Thursday, February 25, 2016

The Very Best of Antagonists

"We have to remember that while we have pretty good intelligence on a lot of the world, a lot of other countries don't necessarily have that great of intelligence on us."
"So, in the interest of transparency and [avoiding] miscalculation on their part, sometimes it's worthwhile to allow them to have a look at what you're doing or what you're not doing."
Navy Captain Jeff Davis, Pentagon spokesman

"In addition to overflying military installations, Russian Open Skies flights can overfly and collect on Department of Defence and national security or national critical infrastructure."
"The vulnerability exposed by exploitation of this data and costs of mitigation are increasingly difficult to characterize."
Admiral Cecil Haney, Chief, U.S. Strategic Command
An OC-135B Open Skies observation plane sits on the runway at Yokota Air Base, Japan November 15, 2014. The plane has been conducting surveillance missions over Russia.

When cool, but increasingly cordial relations take place between former adversaries, as it did when the U.S.S.R. imploded and Russia was all that was left of the former Communist alliance of eastern European countries subservient to the master-state, and through generous impulse and a genuine desire on both sides to foster better relations, they become signatories to military pacts defusing the great tensions that had formerly been in place, the future sometimes brings regrets.

The future is here and now. An increasingly volatile, irritable, bullying Russia has materialized, a Russia frustrated at its loss of status as a world power. One which commanded respect through fear on the world stage until both fear and respect dissipated with the dissolution of its threat to world stability when the constituent parts of its totality abandoned its central authority to resume their former status as sovereign states.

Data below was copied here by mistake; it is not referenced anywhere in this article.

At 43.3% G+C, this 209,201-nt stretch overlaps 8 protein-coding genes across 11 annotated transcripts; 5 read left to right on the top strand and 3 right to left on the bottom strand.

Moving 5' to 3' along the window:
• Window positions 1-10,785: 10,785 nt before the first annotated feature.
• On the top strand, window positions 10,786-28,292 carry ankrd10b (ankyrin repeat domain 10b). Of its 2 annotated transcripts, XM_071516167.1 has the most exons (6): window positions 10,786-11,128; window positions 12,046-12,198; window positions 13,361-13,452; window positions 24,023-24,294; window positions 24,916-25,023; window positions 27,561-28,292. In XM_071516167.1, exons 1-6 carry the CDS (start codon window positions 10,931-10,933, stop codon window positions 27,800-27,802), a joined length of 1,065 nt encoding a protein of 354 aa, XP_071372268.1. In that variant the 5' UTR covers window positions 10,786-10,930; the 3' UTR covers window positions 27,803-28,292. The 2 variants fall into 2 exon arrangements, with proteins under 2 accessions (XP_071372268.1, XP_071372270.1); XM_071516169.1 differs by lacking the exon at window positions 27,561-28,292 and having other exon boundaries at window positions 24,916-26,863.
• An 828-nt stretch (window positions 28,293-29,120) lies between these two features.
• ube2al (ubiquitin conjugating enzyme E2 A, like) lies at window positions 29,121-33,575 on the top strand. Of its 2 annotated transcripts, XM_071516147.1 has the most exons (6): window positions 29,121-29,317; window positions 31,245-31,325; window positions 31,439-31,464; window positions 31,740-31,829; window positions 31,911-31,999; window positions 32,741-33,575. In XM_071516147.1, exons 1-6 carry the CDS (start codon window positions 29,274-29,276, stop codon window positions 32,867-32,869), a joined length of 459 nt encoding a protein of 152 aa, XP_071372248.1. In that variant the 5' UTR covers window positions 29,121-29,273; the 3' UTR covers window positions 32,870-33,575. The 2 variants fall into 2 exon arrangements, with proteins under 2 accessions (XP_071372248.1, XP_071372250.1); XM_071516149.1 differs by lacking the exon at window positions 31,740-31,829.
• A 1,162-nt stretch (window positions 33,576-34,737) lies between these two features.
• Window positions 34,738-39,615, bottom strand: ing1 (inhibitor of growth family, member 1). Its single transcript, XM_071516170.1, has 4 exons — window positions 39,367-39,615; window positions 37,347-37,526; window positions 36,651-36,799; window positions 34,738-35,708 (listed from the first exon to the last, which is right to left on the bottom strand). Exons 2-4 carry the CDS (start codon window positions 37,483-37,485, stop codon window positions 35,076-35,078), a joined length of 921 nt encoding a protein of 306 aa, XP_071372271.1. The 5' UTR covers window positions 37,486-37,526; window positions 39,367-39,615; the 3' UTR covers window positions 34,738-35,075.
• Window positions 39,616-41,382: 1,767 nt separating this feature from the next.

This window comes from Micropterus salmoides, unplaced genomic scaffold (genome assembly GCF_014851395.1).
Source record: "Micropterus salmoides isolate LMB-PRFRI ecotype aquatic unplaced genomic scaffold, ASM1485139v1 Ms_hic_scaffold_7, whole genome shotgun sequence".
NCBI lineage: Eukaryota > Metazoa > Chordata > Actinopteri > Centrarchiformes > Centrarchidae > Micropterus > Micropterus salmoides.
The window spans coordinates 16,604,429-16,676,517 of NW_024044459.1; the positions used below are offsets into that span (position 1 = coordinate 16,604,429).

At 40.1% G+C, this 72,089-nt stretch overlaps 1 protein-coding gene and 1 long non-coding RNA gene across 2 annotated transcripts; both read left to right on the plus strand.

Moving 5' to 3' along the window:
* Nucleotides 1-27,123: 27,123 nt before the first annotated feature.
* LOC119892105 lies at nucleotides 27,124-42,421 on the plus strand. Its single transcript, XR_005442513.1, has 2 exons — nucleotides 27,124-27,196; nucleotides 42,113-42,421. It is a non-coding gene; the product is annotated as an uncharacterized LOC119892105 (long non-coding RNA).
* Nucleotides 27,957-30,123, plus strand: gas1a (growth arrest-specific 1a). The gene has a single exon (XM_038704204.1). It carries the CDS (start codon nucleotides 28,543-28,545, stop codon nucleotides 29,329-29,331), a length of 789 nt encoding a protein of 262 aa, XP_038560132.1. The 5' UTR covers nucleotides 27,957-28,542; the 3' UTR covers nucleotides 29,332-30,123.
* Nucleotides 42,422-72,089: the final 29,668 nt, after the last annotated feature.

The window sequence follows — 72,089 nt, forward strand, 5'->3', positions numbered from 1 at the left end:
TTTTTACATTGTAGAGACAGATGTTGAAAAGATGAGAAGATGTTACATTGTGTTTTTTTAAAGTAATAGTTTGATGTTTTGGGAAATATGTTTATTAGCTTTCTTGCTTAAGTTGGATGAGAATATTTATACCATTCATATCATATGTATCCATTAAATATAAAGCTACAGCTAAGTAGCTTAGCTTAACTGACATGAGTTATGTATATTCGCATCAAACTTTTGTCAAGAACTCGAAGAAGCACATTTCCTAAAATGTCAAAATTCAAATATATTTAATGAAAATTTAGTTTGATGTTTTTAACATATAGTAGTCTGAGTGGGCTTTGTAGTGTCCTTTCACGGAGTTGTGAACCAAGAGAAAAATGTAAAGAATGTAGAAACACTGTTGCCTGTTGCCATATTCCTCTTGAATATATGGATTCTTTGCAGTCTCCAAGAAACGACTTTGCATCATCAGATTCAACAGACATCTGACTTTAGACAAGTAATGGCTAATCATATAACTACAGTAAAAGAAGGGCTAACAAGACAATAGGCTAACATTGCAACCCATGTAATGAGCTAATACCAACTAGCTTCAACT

Russia and NATO agreed to ensure neither stepped on the other's geographic toes. But then, distrust and fear on the part of Russia's former satellite states conspired to undo that arrangement when a rush to join NATO occurred. And when countries of the Middle East became violently unstable and the U.S. thought up its 'Star Wars' scenario, Russia saw itself as the target beyond the nice fiction that Iran was. Back when world conflict no longer consumed the focus of the globe, Russia and NATO played civil chess.

Russian President Vladimir Putin is easily bored, a restive man who enjoys action and a whiff of danger to whet his appetite for adventure. And he yearned for the restoration of Russia as a world power, equal to the influence of the United States. Resentment goes a long way to destabilizing once-placid -- or moving to that end -- relationships of collaboration in pledging to destroy clearly unneeded nuclear arms. Just maintaining enough as a comfortable 'deterrent' should anyone become too restive.

The Open Skies agreement approved in 1992 was a reflection of more trusting, comfortable times, now since dissipated. Enacted in 2002, it allowed for signatories to agree that unarmed aircraft carrying video and still cameras, infrared scanning devices and forms of radar could take flight over other treaty signatories' territory. A kind of reassurance for the updating of their intelligence, that nothing untoward and/or threatening might be taking place.

And now that significant untoward and world-peace-destabilizing events have taken place, and Vladimir Putin has taken great delight in leading his American counterpart around by the nose, even while other world leaders have all been given delightful instruction on how one autocratic and ambitious leader among them could send them all into paroxysms of fear-of-consequences, Russia has resumed its bad-boy position of yore.

So when Moscow signals Washington that it seeks permission for a spy plane with advanced digital cameras to gain flight over certain areas off limits under any other circumstances, a dilemma has raised its attention within the U.S. military establishment, let alone the White House. Since the U.S. carries out such Open Skies flights on a regular basis and Russia "has done it many times before", how now, decline?

After all, in 2014, American pilots flew Open Skies missions over Russia.

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